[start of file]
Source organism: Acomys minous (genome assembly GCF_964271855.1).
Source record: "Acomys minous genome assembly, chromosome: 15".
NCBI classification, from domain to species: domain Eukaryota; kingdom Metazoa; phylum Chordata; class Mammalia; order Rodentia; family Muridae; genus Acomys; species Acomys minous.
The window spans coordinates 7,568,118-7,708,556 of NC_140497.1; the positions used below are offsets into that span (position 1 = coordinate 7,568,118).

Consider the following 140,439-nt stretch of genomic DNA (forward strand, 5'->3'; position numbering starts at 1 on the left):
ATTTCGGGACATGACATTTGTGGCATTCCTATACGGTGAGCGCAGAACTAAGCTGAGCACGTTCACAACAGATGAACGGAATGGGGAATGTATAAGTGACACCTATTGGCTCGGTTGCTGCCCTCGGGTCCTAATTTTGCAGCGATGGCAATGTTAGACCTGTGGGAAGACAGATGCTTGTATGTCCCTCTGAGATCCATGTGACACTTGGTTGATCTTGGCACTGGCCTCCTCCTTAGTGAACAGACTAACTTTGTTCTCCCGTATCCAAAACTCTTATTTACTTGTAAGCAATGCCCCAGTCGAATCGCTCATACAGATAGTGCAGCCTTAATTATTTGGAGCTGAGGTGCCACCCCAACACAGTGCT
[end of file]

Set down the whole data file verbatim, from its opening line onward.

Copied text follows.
Source organism: Acomys minous (genome assembly GCF_964271855.1).
Source record: "Acomys minous genome assembly, chromosome: 15".
NCBI classification, from domain to species: domain Eukaryota; kingdom Metazoa; phylum Chordata; class Mammalia; order Rodentia; family Muridae; genus Acomys; species Acomys minous.
The window spans coordinates 7,568,118-7,708,556 of NC_140497.1; the positions used below are offsets into that span (position 1 = coordinate 7,568,118).

Consider the following 140,439-nt stretch of genomic DNA (forward strand, 5'->3'; position numbering starts at 1 on the left):
ATTTCGGGACATGACATTTGTGGCATTCCTATACGGTGAGCGCAGAACTAAGCTGAGCACGTTCACAACAGATGAACGGAATGGGGAATGTATAAGTGACACCTATTGGCTCGGTTGCTGCCCTCGGGTCCTAATTTTGCAGCGATGGCAATGTTAGACCTGTGGGAAGACAGATGCTTGTATGTCCCTCTGAGATCCATGTGACACTTGGTTGATCTTGGCACTGGCCTCCTCCTTAGTGAACAGACTAACTTTGTTCTCCCGTATCCAAAACTCTTATTTACTTGTAAGCAATGCCCCAGTCGAATCGCTCATACAGATAGTGCAGCCTTAATTATTTGGAGCTGAGGTGCCACCCCAACACAGTGCT